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Code of the Samurai

         In medieval Europe, society was organized around a concept now called feudalism. Feudalism was a military hierarchy, or ranking system. Rulers gave their vassals, warrior lords who had sworn their loyalty, land in exchange for their military services if needed. The lords hired knights to help them control their land. Peasant farmers called serfs worked the land for their lords but had little control over their own lives or fortunes.

A similar system operated in Japan. Beginning in the 1100s, this system lasted until the Japanese government changed during the Meiji Restoration of the late 1800s. In feudal Japan, the emperor chose shoguns, or military leaders, to rule over the country. These shoguns, in turn, awarded power to the daimyos, or local lords. The daimyos hired samurai. In feudal Japan, samurai were the warrior class, much like the European knights. The samurai held and exercised much power and influence.

Code of Conduct

Samurai followed a strict code of conduct called Bushido that provided guidelines for all aspects of life. The written word for Bushido is a mixture of two Japanese characters: bushi, which means “warrior,” and do, which means “way.” Placing the two characters together gives the meaning of “the way of the warrior.”

The Asian religions of Confucianism, Zen Buddhism, and Shintō had a strong influence on Bushido code. The seven virtues of Bushido were based on the principles of these philosophies. The virtues were courage (yu), respect (rei), honesty (makoto), honor (meiyo), loyalty (chugi), rectitude or doing what is morally correct (gi), and benevolence or a desire to help others (jin). Discipline and filial piety, or respect and care for parents and elders, helped samurai fulfill these ideals.

 Samurai were extremely dedicated to the Bushido code. Should a samurai fail to uphold the code, he might commit ritual suicide or seppuku. Seppuku came to be an elaborate ritual, often attended by others. When the time came to die, the samurai would stab himself in the abdomen with his wakizashi (short sword) and make a crosswise cut. Sometimes with a sword. This sounds quite shocking, but there was reasoning behind it. The soul or spirit was believed to reside in the stomach. Samurai viewed the act of seppuku as a way to purify the soul and to ease dishonor. A samurai’s beliefs guided his actions throughout the day.

A Typical Day

After waking, samurai dressed in traditional Japanese kimono robes. A light kimono or loincloth would be worn as the first layer, tied with an obi, a length of cloth that functioned like a belt. Over that layer, he would don a heavier silk kimono, worn open or tied with another obi. The colors of the kimonos were usually dark or neutral colors. Samurai children’s kimonos were the one exception to this. These kimonos were colorful and showy. Samurai grew their hair long and twisted it up into a topknot or chomage. A clip or small hat secured the topknot. In preparation for battle, samurai shaved the top part of their heads. This kept their heads cooler under their heavy battle helmets. A samurai carried his katana, or long sword, and his wakazashi tucked in the outer obi.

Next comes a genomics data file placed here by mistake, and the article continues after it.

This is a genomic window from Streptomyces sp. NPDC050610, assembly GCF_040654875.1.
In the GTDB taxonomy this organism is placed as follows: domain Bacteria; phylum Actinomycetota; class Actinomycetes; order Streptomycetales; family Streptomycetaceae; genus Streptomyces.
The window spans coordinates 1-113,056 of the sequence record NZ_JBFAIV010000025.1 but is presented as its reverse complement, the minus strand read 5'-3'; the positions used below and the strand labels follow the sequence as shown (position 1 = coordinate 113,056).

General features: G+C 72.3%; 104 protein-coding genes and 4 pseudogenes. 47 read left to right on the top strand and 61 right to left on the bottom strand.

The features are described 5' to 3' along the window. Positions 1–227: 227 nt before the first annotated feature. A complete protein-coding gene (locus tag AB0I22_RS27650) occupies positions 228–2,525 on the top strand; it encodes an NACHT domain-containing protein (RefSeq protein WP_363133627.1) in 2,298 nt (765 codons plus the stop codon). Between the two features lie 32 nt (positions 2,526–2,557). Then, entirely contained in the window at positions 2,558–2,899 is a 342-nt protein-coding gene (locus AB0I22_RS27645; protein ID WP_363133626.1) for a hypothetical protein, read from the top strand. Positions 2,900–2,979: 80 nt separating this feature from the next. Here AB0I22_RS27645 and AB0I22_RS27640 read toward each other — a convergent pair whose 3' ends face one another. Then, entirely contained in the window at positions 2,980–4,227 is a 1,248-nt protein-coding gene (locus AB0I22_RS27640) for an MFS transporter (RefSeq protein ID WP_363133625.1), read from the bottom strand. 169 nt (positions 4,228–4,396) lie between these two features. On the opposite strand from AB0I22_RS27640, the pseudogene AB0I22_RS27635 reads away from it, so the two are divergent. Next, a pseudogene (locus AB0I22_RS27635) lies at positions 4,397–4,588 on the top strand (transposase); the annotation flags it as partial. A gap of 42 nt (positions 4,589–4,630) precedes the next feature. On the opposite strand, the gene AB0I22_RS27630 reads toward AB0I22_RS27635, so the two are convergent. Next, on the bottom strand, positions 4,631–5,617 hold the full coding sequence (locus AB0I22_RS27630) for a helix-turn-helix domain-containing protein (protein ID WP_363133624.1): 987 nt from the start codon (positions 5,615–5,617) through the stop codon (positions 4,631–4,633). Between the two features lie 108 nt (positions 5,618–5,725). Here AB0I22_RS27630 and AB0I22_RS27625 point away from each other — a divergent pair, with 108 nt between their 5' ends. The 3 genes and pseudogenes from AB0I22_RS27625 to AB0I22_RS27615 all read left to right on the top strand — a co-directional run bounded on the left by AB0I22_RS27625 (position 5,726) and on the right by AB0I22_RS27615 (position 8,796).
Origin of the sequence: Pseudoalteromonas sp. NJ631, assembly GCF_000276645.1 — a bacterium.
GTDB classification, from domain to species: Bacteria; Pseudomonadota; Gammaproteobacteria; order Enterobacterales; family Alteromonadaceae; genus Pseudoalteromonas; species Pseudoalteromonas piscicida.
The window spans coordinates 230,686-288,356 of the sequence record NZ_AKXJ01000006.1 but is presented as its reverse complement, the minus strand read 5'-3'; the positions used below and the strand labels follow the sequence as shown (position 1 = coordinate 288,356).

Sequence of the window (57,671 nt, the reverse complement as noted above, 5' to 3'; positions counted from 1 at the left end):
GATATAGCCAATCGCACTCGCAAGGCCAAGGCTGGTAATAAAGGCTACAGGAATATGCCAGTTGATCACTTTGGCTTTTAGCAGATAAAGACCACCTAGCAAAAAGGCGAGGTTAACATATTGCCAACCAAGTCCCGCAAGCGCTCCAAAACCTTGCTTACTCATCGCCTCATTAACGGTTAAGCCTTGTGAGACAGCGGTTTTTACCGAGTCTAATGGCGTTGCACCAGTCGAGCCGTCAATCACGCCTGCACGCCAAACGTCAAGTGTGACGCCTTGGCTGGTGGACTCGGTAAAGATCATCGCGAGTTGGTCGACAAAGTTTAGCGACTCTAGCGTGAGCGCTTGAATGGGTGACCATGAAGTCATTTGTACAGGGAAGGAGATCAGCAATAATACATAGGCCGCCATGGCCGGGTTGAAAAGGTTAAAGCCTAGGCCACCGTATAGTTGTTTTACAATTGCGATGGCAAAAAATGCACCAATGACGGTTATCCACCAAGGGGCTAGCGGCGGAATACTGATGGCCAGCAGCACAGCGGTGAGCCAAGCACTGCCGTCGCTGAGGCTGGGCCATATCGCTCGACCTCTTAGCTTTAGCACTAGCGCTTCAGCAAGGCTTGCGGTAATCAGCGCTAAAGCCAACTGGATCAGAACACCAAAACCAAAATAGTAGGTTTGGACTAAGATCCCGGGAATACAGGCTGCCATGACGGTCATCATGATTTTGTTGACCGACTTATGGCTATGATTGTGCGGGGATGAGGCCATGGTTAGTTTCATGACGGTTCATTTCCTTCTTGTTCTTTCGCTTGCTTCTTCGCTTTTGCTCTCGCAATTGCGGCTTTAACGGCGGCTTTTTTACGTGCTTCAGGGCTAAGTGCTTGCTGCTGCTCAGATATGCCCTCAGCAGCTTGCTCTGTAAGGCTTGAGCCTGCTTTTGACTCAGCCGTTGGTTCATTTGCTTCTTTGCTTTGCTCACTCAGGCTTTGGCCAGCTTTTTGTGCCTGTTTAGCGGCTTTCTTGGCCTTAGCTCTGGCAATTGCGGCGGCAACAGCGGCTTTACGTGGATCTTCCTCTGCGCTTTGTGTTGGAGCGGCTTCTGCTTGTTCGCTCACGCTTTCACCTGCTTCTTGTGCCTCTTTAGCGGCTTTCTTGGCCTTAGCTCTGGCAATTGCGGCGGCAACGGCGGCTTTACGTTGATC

Samurai usually ate a traditional breakfast of rice, vegetables, and fish. After finishing with dressing and eating, a samurai trained in the martial arts. He practiced with male members of his family or at a special training academy.

Samurai started their rigorous training in childhood. Girls participated in martial arts training as well. Samurai women might use their training to defend their homes, but they didn’t usually participate in battles. Discipline was an important part of the Bushido code of conduct. The discipline and skills of sword fighting were called kendo, which means “the way of the sword.” Fighting practice also went beyond practicing with a sword. Military training also included mastering the use of a bow and arrow while riding a horse. This technique of mounted archery was called yabusame.

Samurai used the skills they developed in the service of the daimyo. A samurai was expected to be extremely loyal to his daimyo. Political conflicts among the daimyos sometimes erupted into military action, and they sent their samurai into battle against one another.

After finishing with their training for the day, samurai might have a traditional Japanese meal or go into town. A samurai who wished to travel without revealing his identity might wear a basket-shaped hat that completely covered his head.

Cultivation of the Mind

A Bushido motto stated, “The warrior needs to master the bow and the horse as well as the brush and the word.” When they weren’t working on their military skills, samurai developed their minds. They studied Buddhist teachings, poetry writing, calligraphy, and painting. Ikebana, the Japanese art of flower arrangement, and the Japanese tea ceremony originated with the samurai arts culture as well. The tea ceremony is a ritual of tea preparation and serving to welcome and honor guests. Great care is taken in bringing out the teaware and in carrying out the traditional steps. It is a ceremony still performed and enjoyed in Japan today.

Samurai paid attention to their spiritual training as well. For example, the teachings of Buddhism prepared samurai to remain calm while in stressful situations. This was a skill that was useful in battle.

Samurai were no longer allowed to carry swords after 1876, and the samurai effectively died out. In Japan, however, their way of life is still remembered, and often honored. Many modern Japanese still take elements of the Bushido philosophy seriously, and some continue to practice the samurai cultural arts. The “way of the warrior” continues.



Think about what you have learned from this passage. What contributions did samurai make to Japanese society? Use details from the reading passage to support your answer.